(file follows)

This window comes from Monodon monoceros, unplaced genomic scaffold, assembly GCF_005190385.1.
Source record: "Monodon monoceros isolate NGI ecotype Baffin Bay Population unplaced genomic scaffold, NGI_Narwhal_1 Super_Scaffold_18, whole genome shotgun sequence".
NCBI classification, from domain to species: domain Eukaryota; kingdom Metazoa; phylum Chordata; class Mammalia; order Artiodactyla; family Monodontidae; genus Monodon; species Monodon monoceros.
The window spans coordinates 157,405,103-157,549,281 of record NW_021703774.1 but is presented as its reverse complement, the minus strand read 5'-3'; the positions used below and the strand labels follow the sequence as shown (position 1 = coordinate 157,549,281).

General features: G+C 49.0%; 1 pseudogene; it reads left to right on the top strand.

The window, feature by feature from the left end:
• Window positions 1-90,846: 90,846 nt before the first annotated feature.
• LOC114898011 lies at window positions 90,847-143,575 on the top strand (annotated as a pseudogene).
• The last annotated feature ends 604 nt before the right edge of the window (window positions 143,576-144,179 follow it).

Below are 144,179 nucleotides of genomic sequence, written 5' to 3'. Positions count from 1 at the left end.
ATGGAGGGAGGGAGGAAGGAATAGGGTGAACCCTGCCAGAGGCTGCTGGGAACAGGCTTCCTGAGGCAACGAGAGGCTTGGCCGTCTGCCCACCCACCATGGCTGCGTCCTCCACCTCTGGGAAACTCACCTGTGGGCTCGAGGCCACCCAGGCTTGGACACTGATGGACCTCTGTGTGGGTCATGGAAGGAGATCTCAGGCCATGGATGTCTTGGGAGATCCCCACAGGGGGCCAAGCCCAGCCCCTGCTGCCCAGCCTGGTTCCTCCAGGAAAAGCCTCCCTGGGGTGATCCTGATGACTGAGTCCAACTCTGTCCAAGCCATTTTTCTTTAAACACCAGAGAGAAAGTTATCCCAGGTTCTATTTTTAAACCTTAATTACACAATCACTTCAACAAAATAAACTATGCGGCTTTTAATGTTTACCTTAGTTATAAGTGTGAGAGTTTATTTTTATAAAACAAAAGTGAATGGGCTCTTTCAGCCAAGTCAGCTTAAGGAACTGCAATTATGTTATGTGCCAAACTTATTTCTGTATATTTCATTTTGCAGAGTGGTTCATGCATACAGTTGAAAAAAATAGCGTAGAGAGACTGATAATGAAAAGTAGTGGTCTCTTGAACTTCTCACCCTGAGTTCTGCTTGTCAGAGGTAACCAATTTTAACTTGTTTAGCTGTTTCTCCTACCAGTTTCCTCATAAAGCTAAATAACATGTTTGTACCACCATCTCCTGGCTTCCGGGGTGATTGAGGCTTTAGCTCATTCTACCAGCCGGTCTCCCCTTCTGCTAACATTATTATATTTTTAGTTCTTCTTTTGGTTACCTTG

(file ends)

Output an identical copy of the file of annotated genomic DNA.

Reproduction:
This window comes from Monodon monoceros, unplaced genomic scaffold, assembly GCF_005190385.1.
Source record: "Monodon monoceros isolate NGI ecotype Baffin Bay Population unplaced genomic scaffold, NGI_Narwhal_1 Super_Scaffold_18, whole genome shotgun sequence".
NCBI classification, from domain to species: domain Eukaryota; kingdom Metazoa; phylum Chordata; class Mammalia; order Artiodactyla; family Monodontidae; genus Monodon; species Monodon monoceros.
The window spans coordinates 157,405,103-157,549,281 of record NW_021703774.1 but is presented as its reverse complement, the minus strand read 5'-3'; the positions used below and the strand labels follow the sequence as shown (position 1 = coordinate 157,549,281).

General features: G+C 49.0%; 1 pseudogene; it reads left to right on the top strand.

The window, feature by feature from the left end:
• Window positions 1-90,846: 90,846 nt before the first annotated feature.
• LOC114898011 lies at window positions 90,847-143,575 on the top strand (annotated as a pseudogene).
• The last annotated feature ends 604 nt before the right edge of the window (window positions 143,576-144,179 follow it).

Below are 144,179 nucleotides of genomic sequence, written 5' to 3'. Positions count from 1 at the left end.
ATGGAGGGAGGGAGGAAGGAATAGGGTGAACCCTGCCAGAGGCTGCTGGGAACAGGCTTCCTGAGGCAACGAGAGGCTTGGCCGTCTGCCCACCCACCATGGCTGCGTCCTCCACCTCTGGGAAACTCACCTGTGGGCTCGAGGCCACCCAGGCTTGGACACTGATGGACCTCTGTGTGGGTCATGGAAGGAGATCTCAGGCCATGGATGTCTTGGGAGATCCCCACAGGGGGCCAAGCCCAGCCCCTGCTGCCCAGCCTGGTTCCTCCAGGAAAAGCCTCCCTGGGGTGATCCTGATGACTGAGTCCAACTCTGTCCAAGCCATTTTTCTTTAAACACCAGAGAGAAAGTTATCCCAGGTTCTATTTTTAAACCTTAATTACACAATCACTTCAACAAAATAAACTATGCGGCTTTTAATGTTTACCTTAGTTATAAGTGTGAGAGTTTATTTTTATAAAACAAAAGTGAATGGGCTCTTTCAGCCAAGTCAGCTTAAGGAACTGCAATTATGTTATGTGCCAAACTTATTTCTGTATATTTCATTTTGCAGAGTGGTTCATGCATACAGTTGAAAAAAATAGCGTAGAGAGACTGATAATGAAAAGTAGTGGTCTCTTGAACTTCTCACCCTGAGTTCTGCTTGTCAGAGGTAACCAATTTTAACTTGTTTAGCTGTTTCTCCTACCAGTTTCCTCATAAAGCTAAATAACATGTTTGTACCACCATCTCCTGGCTTCCGGGGTGATTGAGGCTTTAGCTCATTCTACCAGCCGGTCTCCCCTTCTGCTAACATTATTATATTTTTAGTTCTTCTTTTGGTTACCTTG